1
$\begingroup$

This is my network represented in matrices: (a dot represents an arbitrary number) enter image description here Feed-forwarding: (I omitted nesting it all in an activation function for the sake of brevity) enter image description here Backpropagation enter image description here

The question

enter image description here $\partial E/\partial b^3$ should equal a matrix of dimensions: $3 \times 1$, in order to make the subtraction possible by the former $b^3$. The batch size of 5, however, made the dimensions of the $b^3$ matrix equal to $3 \times 5$, which is problematic as you now can't subtract $\partial E/\partial b^3$ because of the dimension mismatch.

What went wrong? Am I supposed to take the average of each row of the $\partial E/\partial b^3$ matrix or perhaps just accumulate each row? Or is it something completely different?

My reflection At the moment I am thinking that what I have done up to now is correct, however I just need to either accumulate or take the average of all the numbers in each row in the matrix $∂E/∂b3$. This way the matrix will be of size $3\times1$ as wanted, and it also makes intuitive sense in the way that I am updating the bias based on an error calculated over an entire batch size, therefor either accumulating or taking the average would make sense. However as I mentioned I am not sure which one it is, or if it is even the right choice.

Any help is highly appreciated!

$\endgroup$
3
  • $\begingroup$ What is you loss function ? It is supposed to be a scalar function so the derivative should be a $3 \times 1$ vector. Also, you never use the bias, are you sure that for example $a^1 = W^1 \cdot X $ instead of $a^1 = W^1 \cdot X + b^1 $ $\endgroup$ Oct 23 '18 at 9:27
  • $\begingroup$ @user7573566 Would it be incorrect to simply average each row, so that the current $3\times 5$ matrix becomes a $3\times 1$ vector? (I refer to $\partial E/\partial b^3$) $\endgroup$ Oct 23 '18 at 13:05
  • $\begingroup$ @user7573566 My loss function is MSE (mean squared error) $1/M∗(a^3−y)$ where M is the total number of training examples. I left $1/M$ in the above to simplify the example. What scalar function would you recommend I used instead, so the derivative is becomes $3\times1$ vector? $\endgroup$ Oct 23 '18 at 13:45
1
$\begingroup$

You use the batched operations in your derivations which makes it more difficult to understand. When you do this, $a^3 = W^3 a^2 + b^3$ is an invalid matrix sum since b is a vector and not a matrix.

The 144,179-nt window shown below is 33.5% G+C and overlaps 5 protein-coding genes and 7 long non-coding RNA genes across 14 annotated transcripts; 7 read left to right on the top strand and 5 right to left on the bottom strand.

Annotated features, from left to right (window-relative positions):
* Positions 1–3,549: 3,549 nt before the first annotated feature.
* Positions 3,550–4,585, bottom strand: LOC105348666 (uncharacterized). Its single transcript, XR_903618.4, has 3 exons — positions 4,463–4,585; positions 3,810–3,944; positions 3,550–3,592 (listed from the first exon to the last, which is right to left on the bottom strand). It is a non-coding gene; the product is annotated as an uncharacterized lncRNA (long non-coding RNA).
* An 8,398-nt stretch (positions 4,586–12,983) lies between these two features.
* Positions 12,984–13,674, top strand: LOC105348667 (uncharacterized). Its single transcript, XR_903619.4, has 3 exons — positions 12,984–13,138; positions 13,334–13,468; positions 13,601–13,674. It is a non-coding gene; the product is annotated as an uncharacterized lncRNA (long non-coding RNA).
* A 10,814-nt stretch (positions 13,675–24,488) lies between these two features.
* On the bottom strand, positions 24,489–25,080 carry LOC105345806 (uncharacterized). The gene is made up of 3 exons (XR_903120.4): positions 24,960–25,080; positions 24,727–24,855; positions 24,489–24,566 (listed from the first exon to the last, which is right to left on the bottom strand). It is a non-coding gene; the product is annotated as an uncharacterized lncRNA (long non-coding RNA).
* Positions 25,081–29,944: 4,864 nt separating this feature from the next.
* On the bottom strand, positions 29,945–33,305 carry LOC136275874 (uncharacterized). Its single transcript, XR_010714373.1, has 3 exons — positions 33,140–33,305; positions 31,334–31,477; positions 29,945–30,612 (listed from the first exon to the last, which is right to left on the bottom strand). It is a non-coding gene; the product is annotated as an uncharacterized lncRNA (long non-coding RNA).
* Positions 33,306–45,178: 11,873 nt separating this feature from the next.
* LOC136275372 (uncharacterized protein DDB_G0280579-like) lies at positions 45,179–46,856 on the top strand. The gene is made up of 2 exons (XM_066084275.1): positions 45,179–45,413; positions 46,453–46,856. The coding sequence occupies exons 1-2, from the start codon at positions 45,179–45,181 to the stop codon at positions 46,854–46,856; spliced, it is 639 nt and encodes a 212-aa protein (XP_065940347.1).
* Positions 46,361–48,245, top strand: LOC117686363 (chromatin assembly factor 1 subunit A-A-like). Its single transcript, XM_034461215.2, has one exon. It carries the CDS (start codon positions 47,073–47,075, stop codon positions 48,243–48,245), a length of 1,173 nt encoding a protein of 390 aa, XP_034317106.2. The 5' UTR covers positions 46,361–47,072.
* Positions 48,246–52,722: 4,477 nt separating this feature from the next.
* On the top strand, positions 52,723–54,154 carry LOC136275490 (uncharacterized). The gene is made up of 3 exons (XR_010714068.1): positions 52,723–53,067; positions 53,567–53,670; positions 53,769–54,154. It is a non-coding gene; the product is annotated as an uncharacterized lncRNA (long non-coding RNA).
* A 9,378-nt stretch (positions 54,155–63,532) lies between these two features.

You cannot apply usual chain rule

$$ \frac{\partial E}{\partial b} = \frac{\partial E}{\partial a^3}\frac{\partial a^3}{\partial b}$$ because $\frac{\partial a^3}{\partial b}$ is a matrix by vector derivatives. Instead, it is easier to apply chain rule as

$$ \frac{\partial E}{\partial b} = \sum_{i = 1}^3 \frac{\partial E}{\partial a^3_i}\frac{\partial a^3_i}{\partial b}$$ $$ \frac{\partial E}{\partial b} = \sum_{i = 1}^3 2(a^3_i - y_i)$$

Where i is the batch index and $y_i$ the target of the i-th input.

$\endgroup$
7
  • $\begingroup$ So to clarify, you are saying that I should sum up each row, so the ($3 \times 5$) matrix is reduced to a ($3 \times 1$) vector. Is that correct? $\endgroup$ Oct 23 '18 at 14:16
  • $\begingroup$ Yes, when you compute the chain rule, it appears that you sum each row $\endgroup$ Oct 23 '18 at 14:20
  • $\begingroup$ Do you happen to have a source that states the same (that you have to sum each row), I don't want to base my knowledge on a single comment (answer) from a stranger online. $\endgroup$ Oct 23 '18 at 14:30
  • $\begingroup$ You can look at the answer, it is simply a chain rule. $\endgroup$ Oct 23 '18 at 14:39
  • $\begingroup$ Doing the feed-forward phase, the way I added the bias value is not right, as you said yourself: "$a^3=W^3a^2+b^3$ is an invalid matrix sum since b is a vector and not a matrix." But what is the correct way to add the bias then? i.stack.imgur.com/5YyKp.png $\endgroup$ Oct 23 '18 at 14:56

Your Answer

By clicking “Post Your Answer”, you agree to our terms of service, privacy policy and cookie policy

Not the answer you're looking for? Browse other questions tagged or ask your own question.